Too Beautiful for You: Tales of Improper Behavior
by Rod Liddle
Doubleday, $19.95

A prominent journalist leaves his wife for his 23-year-old receptionist. The bitter ex retaliates by dishing out newspaper columns exposing salacious details of rejection and rebound sex. The adulterer strikes back by vilifying her in other media outlets, and the nubile office assistant also gets her 15 inches of print.

The story reads like the plot for a typically bruising British comedy--part illicit fornication, part black humor--but these are details from the scandal-ridden real life of the Spectator magazine's editor Rod Liddle. Liddle has spun his acrid personal angle on felonious affairs into a collection of short fiction titled Too Beautiful for You: Tales of Improper Behavior.

Too Beautiful leaves no gauche stone unturned, jabbing with sardonic prose at issues ranging from suicide bombers to despised newborns, each chapter zeroing in on the fraying cords that tether his characters together and cutting at them until they just about snap. The 11 stories center on socially reprehensible types fucking over the less fortunate with tabloid-level delight--whether that means a husband unable to keep his dick clean or a different dirty creature incurring the wrath of a homely woman with bug spray--and living existences so miserable they make Mike Leigh movies seem sunny.

Liddle first turns his lens on a drab office, where a glowering woman mans her workstation while the rest of the staff is cavorting over drinks. She's awaiting the arrival of a "fuckpig roach of a workman," and when a man finally arrives looking for a window, she tells him to "make it snappy." In a case of mistaken identity, though, she accidentally gives marching orders to a suicidal spurned lover hoping to be stopped from leaping to his death; instead he's swiftly shown the path to becoming concrete pudding.

With his deadpan tone set from the start, Liddle spares his sad saps no sympathy, instead using dry humor to describe with relish everything from banging an in-law to taking on a piss-scented terrorist lover.

Cheating, indifferent, and unsavory couplings populate most of Too Beautiful's narratives. And while Liddle occasionally gives his creations' moral conflicts depth (one character feels "himself swimming in a pool with no bottom and no sides" after sneaking a quick one with a libidinous elder), their encounters are mostly treated with Bret Easton Ellis-level exploitation. The emotional disconnect proves to be an entertaining device, though, and allows Liddle to become, as in Ellis' best novels, increasingly detached from reality as the book progresses. A married man too comfortable with calculating lies for his extracurricular liaisons is caught in a violent mishap where he must choose between continuing his false front or losing a limb. A fumbling anti-Semite crisscrosses between the surreality-TV circuit and his even more bizarre interactions with would-be victims. Side plots include Kafka-esque physical transformations and the social hierarchy of the common household pest.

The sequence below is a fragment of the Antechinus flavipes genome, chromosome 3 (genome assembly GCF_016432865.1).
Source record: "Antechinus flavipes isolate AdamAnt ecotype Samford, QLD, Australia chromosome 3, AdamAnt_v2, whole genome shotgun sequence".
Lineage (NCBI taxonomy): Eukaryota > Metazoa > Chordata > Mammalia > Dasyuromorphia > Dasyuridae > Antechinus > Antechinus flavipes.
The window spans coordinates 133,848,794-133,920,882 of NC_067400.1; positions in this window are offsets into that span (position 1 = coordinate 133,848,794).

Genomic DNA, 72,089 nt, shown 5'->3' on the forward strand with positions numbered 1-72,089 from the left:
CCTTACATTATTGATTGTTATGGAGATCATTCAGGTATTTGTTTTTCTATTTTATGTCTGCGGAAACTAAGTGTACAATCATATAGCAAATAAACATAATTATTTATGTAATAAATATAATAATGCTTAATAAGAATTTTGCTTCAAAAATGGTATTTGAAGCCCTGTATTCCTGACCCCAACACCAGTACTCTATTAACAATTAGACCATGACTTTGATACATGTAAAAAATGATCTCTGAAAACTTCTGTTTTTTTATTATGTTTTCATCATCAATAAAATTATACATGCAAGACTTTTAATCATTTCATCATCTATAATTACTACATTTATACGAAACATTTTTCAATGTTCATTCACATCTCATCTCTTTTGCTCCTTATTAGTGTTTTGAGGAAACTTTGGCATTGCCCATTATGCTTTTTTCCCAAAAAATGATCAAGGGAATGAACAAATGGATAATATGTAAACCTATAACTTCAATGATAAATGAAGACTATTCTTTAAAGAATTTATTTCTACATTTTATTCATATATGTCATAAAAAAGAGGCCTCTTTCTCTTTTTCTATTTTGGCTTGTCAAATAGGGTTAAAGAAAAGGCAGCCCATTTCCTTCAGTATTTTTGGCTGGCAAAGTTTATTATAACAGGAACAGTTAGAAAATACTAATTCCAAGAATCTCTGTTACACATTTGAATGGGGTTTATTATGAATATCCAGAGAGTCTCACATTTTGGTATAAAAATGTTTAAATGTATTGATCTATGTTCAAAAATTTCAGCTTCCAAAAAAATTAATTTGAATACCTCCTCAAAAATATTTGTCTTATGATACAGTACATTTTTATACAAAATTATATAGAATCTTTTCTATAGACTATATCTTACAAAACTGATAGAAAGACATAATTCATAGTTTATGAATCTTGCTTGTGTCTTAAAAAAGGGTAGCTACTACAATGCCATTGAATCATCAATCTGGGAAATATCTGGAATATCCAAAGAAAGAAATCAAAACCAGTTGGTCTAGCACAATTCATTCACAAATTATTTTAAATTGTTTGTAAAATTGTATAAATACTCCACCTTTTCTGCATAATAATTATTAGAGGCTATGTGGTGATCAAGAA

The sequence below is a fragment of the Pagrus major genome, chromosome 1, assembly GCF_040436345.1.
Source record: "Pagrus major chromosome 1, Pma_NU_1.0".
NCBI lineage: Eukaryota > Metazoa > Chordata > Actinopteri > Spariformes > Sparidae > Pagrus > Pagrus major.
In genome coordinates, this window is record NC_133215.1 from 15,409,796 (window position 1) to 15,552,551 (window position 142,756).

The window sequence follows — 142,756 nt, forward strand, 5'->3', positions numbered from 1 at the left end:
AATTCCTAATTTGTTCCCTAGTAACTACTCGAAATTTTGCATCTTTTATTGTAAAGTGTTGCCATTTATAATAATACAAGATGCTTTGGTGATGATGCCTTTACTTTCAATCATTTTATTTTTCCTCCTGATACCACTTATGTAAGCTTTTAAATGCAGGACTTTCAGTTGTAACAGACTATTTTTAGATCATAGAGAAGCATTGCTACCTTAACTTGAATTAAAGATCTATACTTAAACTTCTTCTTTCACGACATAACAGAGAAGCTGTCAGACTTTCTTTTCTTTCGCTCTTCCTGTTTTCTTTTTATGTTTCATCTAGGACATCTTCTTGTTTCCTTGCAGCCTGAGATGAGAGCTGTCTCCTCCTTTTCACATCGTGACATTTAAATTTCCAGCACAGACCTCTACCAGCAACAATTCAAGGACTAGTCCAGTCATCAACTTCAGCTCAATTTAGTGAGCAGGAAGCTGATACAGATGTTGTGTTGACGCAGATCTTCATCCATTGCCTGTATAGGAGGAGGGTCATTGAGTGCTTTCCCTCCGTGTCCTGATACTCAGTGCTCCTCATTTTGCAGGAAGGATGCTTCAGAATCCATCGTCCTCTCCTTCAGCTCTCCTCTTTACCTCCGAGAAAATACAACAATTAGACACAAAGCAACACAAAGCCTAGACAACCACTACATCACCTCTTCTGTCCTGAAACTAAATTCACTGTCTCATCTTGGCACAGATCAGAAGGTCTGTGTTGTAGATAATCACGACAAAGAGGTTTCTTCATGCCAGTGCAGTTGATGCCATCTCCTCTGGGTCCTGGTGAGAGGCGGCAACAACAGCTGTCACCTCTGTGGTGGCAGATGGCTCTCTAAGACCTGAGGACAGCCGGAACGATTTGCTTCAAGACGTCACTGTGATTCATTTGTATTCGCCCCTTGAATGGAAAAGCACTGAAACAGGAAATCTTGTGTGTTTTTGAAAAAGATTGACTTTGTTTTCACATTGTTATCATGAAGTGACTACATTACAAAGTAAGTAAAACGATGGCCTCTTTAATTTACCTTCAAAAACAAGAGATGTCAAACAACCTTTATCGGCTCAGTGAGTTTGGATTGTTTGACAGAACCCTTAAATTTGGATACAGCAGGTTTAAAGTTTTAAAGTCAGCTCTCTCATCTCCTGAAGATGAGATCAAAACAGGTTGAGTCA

The insect chapter is actually one of Liddle's best, as it offers a glimmer of hope that these truncated, juicy morsels of immorality will end up woven into a larger narrative by the end. It's tied to "Headhunter Gothic" about a bitterly disappointed new dad (descriptions of father and son include, "He advances on the foul creature with his trusty Perspex ruler held out before him. 'You grotesque, disgusting little cunt,' he tells it, prodding the ruler in its fat neck") who has a nervous breakdown over his apartment's bug population. That story is juxtaposed against "St. Mark's Day," told from the perspective of a droll father fly dealing with his pestering offspring who hope to hop around in shit at Flyworld©. The latter parent is more adapt at handling his frustrating brood, observing that "indeed little Jermaine and Bryony and poor, dumb, Edmund, the runtiest of the runts, are flying headfirst at the glass trying to pulverize their way through, bang bang bang bang they go, and they're young and stupid."

Unfortunately, though, none of the other chapters connect in this way. And if there is one flaw to Too Beautiful it's that short stories ripe for a sharp, overarching Altman-esque connection are left with little more than despicable human--and insect--relations threading them together. Yet the book is still a compelling, quick read, as Liddle turns delicate interpersonal issues into devilishly unsacrosanct delicacies.

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